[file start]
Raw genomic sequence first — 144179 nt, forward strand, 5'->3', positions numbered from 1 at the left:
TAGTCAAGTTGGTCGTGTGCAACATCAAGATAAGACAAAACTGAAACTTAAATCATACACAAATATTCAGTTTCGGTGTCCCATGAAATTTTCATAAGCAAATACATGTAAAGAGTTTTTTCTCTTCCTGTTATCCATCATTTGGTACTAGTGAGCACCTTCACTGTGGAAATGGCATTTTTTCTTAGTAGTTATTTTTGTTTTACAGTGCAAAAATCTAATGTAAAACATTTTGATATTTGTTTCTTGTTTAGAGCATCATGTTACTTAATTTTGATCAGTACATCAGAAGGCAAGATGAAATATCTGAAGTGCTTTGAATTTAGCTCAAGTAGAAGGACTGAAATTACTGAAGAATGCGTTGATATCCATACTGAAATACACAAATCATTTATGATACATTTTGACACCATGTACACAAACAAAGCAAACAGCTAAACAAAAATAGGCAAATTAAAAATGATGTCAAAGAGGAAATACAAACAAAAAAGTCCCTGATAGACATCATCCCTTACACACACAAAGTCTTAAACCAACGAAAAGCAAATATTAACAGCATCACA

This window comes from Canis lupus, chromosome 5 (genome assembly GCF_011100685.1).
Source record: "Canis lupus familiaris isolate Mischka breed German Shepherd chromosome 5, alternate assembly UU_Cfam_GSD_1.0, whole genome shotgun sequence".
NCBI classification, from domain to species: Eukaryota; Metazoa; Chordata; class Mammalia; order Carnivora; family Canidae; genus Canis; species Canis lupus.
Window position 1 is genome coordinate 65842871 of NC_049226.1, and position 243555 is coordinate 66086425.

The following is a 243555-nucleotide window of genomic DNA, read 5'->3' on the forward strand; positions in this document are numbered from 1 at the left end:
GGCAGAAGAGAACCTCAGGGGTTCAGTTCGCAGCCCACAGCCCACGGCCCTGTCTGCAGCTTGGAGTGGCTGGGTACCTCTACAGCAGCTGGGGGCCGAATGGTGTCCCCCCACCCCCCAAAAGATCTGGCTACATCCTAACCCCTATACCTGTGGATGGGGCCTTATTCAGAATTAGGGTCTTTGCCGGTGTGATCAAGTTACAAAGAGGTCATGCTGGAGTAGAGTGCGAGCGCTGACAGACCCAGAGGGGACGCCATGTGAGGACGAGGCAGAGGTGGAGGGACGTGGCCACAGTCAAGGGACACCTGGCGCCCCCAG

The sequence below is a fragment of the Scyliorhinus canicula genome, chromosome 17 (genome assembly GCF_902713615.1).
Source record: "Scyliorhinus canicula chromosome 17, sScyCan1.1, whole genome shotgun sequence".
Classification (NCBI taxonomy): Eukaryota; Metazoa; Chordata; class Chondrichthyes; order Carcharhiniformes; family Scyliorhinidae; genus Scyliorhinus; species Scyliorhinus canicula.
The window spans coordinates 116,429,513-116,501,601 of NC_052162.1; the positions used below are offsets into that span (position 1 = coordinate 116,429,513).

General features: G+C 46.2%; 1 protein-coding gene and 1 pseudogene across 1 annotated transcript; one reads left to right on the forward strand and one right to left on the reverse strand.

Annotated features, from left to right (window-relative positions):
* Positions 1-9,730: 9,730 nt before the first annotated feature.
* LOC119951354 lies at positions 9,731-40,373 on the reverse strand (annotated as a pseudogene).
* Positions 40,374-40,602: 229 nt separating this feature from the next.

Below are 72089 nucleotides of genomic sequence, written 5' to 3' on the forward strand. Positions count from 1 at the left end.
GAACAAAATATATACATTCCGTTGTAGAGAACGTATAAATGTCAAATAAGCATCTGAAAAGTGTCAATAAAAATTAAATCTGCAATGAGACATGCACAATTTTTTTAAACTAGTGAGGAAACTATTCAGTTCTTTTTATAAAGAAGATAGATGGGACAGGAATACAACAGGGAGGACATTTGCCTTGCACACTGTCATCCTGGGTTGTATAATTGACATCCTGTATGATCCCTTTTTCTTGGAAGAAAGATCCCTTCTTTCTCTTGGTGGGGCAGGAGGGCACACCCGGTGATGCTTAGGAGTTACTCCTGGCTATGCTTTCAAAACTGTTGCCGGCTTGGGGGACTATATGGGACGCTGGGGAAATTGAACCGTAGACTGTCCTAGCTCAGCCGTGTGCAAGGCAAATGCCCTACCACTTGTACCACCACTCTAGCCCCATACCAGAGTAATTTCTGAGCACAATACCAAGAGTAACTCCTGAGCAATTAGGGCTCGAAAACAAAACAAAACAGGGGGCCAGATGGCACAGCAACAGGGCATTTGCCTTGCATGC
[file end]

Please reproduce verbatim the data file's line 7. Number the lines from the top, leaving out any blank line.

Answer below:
The following is a 243555-nucleotide window of genomic DNA, read 5'->3' on the forward strand; positions in this document are numbered from 1 at the left end: